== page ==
The OIE strongly counsels against theculling of pigs in the current situation with A/H1N1 influenza as thereis no evidence of infection in pigs, or of humans acquiring infectiondirectly from pigs.
According to scientific information currentlyavailable to the OIE and partner organisations, thisnovel A/H1N1 influenza virus is being transmitted purely amongst humans.
Moreover, and despite the fact thatthe currently circulating A/H1N1 influenza virus is not simply a swineinfluenza virus (it has reassortant genetic material of human, avianand swine origin), it is important to note that swine influenza has notbeen shown to be transmissible to people through eating pig meat orother products derived from pigs.
The OIE advises members that theculling of pigs will not help to guard against public or animal healthrisks presented by this novel A/H1N1 influenza virus and such action isinappropriate. Instead, members should focus their efforts onappropriate disease surveillance and strengthening the generalbiosecurity measures applied at premises where pigs are handled andslaughtered.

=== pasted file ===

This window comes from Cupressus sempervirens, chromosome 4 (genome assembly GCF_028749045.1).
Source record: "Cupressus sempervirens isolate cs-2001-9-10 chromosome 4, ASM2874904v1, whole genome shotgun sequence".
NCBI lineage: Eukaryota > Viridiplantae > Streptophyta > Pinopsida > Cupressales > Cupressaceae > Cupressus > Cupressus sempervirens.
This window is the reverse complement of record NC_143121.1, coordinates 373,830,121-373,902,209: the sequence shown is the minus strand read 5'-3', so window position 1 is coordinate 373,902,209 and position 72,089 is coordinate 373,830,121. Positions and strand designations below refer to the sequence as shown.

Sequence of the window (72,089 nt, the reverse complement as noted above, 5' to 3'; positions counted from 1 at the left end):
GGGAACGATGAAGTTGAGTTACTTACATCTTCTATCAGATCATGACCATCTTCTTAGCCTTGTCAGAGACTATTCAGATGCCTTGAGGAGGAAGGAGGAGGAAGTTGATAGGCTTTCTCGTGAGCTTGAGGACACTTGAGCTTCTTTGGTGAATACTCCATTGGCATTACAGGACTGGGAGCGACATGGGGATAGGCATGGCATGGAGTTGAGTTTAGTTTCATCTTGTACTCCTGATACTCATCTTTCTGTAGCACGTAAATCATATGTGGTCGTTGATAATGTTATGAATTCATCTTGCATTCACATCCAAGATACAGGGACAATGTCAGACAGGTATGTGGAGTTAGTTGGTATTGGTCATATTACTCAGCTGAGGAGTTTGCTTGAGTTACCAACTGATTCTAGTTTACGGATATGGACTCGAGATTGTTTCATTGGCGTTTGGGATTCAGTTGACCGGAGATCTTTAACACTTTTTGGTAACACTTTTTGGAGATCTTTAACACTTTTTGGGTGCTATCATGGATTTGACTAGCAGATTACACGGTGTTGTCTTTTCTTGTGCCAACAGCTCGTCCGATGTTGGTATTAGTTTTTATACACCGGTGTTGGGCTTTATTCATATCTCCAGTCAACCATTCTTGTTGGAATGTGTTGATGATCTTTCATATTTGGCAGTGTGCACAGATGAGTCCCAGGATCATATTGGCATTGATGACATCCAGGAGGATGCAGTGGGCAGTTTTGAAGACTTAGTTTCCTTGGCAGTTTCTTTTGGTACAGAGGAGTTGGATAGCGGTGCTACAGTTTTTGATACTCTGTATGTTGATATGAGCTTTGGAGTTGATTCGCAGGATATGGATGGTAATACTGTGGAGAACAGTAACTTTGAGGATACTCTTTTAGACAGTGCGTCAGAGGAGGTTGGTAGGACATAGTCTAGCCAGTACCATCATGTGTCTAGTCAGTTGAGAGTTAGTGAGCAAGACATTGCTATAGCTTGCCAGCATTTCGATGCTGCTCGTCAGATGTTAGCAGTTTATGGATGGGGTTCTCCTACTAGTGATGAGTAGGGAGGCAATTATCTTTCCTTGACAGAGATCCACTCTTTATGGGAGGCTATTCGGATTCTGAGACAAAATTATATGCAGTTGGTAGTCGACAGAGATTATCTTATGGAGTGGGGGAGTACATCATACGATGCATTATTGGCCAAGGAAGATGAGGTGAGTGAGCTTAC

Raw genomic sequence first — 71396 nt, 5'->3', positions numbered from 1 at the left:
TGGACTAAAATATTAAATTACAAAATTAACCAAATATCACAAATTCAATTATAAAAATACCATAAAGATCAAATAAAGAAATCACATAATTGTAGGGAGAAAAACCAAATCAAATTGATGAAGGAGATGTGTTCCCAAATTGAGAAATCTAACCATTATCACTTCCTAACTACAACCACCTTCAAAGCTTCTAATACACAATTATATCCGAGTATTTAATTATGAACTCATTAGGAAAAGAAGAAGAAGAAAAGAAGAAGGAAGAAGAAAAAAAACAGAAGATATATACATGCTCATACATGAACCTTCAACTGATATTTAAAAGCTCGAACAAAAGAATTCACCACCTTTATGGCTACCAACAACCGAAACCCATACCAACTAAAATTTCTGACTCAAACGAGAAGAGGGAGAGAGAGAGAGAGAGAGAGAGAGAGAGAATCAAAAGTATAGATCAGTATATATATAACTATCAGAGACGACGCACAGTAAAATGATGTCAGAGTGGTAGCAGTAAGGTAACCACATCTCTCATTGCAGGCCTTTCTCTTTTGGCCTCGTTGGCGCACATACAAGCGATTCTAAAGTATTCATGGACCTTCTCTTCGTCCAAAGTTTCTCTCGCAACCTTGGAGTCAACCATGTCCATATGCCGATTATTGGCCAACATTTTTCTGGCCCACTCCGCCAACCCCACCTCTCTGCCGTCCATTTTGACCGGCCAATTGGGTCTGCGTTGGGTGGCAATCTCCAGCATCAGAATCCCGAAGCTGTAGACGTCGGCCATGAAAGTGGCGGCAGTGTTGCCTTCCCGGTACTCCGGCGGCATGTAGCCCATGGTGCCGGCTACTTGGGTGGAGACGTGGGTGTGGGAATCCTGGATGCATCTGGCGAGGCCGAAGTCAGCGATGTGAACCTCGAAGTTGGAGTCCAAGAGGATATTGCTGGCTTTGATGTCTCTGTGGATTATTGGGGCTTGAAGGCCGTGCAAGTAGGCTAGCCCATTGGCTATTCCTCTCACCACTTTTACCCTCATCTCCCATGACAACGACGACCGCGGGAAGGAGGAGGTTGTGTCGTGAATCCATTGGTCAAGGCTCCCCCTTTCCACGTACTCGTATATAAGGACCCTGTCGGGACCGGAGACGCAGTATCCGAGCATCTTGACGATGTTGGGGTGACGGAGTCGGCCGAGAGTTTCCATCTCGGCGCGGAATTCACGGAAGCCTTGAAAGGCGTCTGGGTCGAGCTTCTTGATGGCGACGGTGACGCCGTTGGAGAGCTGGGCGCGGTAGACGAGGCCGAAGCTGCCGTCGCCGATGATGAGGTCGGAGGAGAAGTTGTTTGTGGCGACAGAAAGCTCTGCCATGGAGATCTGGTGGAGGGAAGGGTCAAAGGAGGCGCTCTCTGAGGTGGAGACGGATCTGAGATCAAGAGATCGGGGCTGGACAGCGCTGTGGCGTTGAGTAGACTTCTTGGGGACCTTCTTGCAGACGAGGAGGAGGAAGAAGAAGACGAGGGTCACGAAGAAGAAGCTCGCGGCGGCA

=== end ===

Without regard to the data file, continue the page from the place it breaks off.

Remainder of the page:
The OIE is collaborating with itsnetwork of reference laboratories and collaborating centres, as well aswith the World Health Organization and the UN Food and AgricultureOrganization in scientific investigations on the current situation andwill if needed issue further advice regarding biosecurity and trademeasures in due course. Thanks to these current investigations, thepathogenicity (if any) of the circulating virus for animals should beknown shortly and, once known, will be the subject of a furthercommunication from the OIE.
In the meantime, VeterinaryAuthorities should work in collaboration with human health counterpartsto monitor pig herds for any signs of unusual illness with suspectedlinkages to human cases of A/H1N1 influenza.
Unfortunately, this statement comes too late for Egypt. Egyptian Parliament voted on Wednesday (April 29) to slaughter all 300,000 pigs in the country.